Allow the wine to reduce almost completely and then pour in the half and half. Heat on medium heat now until the half and half thickens. Go fishing for the bay leaf and clove and remove them, then season with salt, black pepper, and nutmeg. You can add your roux now and thicken up the soup. Throw in the green beans and get everything mixed up. Then turn into a baking dish and bake for about 20 minutes in the oven. Then put the onions on top and cook another 3-5 minutes until warmed.
4-5 Bottles red wine (quality is negligible)
3/4 C sugar (see why it's negligible?)
Peel of 1-2 Oranges
2 Cinnamon sticks
5 Whole cloves
1 t Ground ginger
Optional: additional spirits like bourbon, rum, cognac, vodka, etc.
I fell in love with Glühwein when I lived in Austria. This drink is typically served at the Weihnachtsmarkts or Christmas Markets--and yes, they are as magical as they sound. Because I associate this warm drink with a happy holiday, lifelong friends, and soaking up the culture of the "Old World", it has become a staple to my holiday season. So here is the recipe I brought back with me, along with many happy memories.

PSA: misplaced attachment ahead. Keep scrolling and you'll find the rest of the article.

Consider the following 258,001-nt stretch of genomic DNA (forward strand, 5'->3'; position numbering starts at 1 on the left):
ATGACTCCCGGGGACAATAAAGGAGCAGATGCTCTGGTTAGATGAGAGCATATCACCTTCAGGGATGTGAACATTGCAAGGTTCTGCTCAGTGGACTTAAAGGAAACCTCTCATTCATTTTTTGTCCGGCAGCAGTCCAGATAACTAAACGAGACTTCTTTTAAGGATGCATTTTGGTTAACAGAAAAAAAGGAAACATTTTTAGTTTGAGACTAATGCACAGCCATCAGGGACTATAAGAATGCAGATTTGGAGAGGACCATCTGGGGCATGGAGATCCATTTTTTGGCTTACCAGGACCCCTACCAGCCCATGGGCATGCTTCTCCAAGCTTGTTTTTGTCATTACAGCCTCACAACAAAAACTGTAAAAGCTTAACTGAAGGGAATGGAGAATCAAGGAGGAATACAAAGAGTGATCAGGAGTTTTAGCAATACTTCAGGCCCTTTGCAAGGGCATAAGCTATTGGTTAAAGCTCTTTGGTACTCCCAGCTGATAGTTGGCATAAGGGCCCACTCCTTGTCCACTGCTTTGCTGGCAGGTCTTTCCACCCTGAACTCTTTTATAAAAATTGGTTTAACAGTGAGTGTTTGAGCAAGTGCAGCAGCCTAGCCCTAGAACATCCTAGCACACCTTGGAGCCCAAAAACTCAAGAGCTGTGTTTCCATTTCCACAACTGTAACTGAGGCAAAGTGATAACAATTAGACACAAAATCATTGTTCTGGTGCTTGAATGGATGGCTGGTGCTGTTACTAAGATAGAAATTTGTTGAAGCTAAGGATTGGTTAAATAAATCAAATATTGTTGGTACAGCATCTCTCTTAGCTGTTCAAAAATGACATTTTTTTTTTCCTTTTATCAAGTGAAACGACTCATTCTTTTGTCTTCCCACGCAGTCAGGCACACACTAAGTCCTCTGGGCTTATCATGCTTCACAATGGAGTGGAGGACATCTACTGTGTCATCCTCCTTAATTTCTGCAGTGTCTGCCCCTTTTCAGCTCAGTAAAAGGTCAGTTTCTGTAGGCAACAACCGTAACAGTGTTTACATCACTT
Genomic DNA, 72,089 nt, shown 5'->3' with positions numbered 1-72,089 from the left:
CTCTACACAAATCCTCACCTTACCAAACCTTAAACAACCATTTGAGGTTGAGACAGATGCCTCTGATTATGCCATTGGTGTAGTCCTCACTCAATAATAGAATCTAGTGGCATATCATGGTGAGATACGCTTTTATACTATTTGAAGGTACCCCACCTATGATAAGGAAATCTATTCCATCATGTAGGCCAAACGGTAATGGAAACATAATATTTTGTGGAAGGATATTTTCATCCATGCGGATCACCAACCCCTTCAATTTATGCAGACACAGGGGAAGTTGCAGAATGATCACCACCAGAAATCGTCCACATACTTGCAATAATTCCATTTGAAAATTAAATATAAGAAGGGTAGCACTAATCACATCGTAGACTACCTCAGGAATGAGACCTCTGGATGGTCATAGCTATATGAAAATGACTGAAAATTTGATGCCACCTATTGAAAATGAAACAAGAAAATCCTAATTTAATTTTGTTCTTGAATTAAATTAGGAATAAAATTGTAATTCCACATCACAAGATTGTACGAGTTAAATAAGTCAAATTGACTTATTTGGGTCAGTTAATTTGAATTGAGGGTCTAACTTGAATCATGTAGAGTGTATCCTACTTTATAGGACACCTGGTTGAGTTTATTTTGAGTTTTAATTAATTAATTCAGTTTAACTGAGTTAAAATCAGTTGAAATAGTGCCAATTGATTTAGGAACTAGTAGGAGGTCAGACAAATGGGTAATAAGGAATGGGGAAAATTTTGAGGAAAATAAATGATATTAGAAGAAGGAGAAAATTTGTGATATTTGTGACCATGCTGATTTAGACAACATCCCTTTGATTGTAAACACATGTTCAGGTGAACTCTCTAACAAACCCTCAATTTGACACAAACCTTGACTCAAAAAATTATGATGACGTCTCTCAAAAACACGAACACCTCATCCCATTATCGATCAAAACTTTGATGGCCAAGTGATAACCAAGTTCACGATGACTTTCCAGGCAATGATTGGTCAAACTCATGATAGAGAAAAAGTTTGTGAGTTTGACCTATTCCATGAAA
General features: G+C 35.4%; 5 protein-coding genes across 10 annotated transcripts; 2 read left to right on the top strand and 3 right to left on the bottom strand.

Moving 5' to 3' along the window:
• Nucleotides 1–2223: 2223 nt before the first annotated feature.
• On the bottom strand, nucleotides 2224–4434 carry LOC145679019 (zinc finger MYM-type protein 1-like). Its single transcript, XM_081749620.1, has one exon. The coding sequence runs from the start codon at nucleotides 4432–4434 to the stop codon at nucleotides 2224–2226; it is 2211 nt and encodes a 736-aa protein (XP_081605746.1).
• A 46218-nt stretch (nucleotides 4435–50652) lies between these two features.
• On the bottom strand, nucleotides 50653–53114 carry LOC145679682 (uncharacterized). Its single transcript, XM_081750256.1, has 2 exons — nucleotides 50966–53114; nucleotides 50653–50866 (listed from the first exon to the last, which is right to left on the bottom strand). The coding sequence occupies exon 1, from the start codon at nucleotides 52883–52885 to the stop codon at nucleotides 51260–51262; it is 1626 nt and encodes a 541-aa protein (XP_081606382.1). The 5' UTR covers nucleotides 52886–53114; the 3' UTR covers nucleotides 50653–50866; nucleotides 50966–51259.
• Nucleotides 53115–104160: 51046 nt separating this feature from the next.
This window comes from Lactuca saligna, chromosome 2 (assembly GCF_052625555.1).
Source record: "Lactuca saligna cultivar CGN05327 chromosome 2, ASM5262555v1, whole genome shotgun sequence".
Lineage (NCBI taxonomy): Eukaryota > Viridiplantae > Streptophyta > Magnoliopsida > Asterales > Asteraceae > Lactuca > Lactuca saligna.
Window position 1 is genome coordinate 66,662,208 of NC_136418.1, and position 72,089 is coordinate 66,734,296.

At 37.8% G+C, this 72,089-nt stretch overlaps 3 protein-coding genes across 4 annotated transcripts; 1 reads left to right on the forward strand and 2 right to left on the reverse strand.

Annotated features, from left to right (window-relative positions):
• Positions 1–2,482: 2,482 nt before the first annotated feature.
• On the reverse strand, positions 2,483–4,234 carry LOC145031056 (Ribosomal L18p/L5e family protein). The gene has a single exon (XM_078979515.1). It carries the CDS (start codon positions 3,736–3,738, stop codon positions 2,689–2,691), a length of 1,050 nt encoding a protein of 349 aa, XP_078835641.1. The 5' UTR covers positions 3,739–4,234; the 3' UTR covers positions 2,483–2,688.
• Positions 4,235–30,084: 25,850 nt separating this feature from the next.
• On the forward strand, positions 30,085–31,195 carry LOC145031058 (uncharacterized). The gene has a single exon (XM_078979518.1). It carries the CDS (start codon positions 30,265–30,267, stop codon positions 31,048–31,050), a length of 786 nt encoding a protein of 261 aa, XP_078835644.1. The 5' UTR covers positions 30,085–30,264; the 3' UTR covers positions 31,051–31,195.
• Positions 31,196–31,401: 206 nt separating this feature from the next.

In a large pot, combine all of the ingredients together and heat until the sugar has dissolved. This is the perfect time to serve the Glühwein, but you can keep it heated over low heat or even in a crock pot--open for self service. If you are adding additional spirits to give this mulled wine a little kick, stir it in while the Glühwein is heating. Serve in festive mugs and I can guarantee merry-making will ensue.
|Turkey napkin: folded at my home workstation :)|
And that, dear friends, is my guide to a Happy Thanksgiving! If you have any questions, don't hesitate to send me a comment. Also, check out my planning and decorating suggestions:
The happiest of holidays to you and your gathering of friends and family. It's sure to be delicious!